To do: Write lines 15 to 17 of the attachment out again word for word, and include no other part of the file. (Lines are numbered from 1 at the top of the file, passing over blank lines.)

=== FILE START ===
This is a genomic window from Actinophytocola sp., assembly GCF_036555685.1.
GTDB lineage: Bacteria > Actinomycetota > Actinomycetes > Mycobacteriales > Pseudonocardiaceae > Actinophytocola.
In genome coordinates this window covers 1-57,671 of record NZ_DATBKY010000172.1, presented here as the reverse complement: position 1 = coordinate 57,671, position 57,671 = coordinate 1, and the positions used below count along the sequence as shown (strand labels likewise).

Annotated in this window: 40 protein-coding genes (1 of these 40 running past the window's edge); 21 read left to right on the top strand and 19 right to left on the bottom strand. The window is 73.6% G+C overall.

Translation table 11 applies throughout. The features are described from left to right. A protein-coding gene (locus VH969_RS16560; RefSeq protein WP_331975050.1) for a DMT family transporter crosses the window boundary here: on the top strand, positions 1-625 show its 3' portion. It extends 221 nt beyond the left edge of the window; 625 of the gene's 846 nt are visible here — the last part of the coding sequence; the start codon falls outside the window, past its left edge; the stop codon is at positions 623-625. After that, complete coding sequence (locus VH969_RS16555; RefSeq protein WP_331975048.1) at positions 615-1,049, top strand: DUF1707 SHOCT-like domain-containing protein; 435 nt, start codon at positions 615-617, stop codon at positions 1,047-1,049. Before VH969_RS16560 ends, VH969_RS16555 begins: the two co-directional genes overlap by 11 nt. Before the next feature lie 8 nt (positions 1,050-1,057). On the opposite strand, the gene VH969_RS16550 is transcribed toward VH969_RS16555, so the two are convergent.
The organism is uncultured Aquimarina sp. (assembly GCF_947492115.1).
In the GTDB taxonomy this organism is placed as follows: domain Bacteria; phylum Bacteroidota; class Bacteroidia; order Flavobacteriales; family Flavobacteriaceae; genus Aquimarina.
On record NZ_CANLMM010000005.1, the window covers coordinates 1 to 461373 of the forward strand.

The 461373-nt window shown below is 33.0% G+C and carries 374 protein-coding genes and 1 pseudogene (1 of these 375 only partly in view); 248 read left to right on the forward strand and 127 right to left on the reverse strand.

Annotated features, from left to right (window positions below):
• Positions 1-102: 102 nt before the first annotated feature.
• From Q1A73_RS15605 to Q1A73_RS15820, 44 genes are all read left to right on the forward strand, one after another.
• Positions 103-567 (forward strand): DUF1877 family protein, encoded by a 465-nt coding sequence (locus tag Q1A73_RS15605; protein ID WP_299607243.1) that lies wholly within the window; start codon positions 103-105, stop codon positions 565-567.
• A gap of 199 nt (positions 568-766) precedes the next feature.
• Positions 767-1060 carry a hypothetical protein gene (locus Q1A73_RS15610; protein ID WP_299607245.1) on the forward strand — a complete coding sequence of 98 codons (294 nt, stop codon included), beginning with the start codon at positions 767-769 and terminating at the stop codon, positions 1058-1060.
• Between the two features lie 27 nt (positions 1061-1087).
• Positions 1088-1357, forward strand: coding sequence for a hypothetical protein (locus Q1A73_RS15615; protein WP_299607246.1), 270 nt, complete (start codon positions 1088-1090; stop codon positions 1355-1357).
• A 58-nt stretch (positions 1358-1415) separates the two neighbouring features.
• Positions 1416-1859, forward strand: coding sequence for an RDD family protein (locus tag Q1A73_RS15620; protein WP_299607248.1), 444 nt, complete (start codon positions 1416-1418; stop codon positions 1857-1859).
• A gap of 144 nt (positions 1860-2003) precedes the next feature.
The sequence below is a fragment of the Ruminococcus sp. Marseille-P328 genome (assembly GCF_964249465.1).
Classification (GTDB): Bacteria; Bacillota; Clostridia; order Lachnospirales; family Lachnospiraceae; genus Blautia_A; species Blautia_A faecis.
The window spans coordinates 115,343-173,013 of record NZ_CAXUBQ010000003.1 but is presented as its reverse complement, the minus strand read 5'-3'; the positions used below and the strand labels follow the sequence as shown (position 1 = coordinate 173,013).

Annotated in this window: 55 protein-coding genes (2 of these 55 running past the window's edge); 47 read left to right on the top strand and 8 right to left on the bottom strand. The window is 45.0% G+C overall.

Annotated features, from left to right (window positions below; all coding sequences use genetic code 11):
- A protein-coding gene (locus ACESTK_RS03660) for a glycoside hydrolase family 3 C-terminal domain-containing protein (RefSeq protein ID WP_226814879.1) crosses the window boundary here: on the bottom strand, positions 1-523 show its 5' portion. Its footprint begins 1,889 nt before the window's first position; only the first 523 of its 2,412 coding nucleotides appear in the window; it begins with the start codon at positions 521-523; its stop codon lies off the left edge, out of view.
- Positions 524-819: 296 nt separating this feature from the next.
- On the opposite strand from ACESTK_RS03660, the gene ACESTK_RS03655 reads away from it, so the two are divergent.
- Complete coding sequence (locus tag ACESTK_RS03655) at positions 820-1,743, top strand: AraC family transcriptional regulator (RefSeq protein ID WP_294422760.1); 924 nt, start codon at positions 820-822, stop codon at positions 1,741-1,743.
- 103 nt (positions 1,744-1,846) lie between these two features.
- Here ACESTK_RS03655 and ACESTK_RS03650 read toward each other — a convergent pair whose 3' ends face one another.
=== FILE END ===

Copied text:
• Positions 767-1060 carry a hypothetical protein gene (locus Q1A73_RS15610; protein ID WP_299607245.1) on the forward strand — a complete coding sequence of 98 codons (294 nt, stop codon included), beginning with the start codon at positions 767-769 and terminating at the stop codon, positions 1058-1060.
• Between the two features lie 27 nt (positions 1061-1087).
• Positions 1088-1357, forward strand: coding sequence for a hypothetical protein (locus Q1A73_RS15615; protein WP_299607246.1), 270 nt, complete (start codon positions 1088-1090; stop codon positions 1355-1357).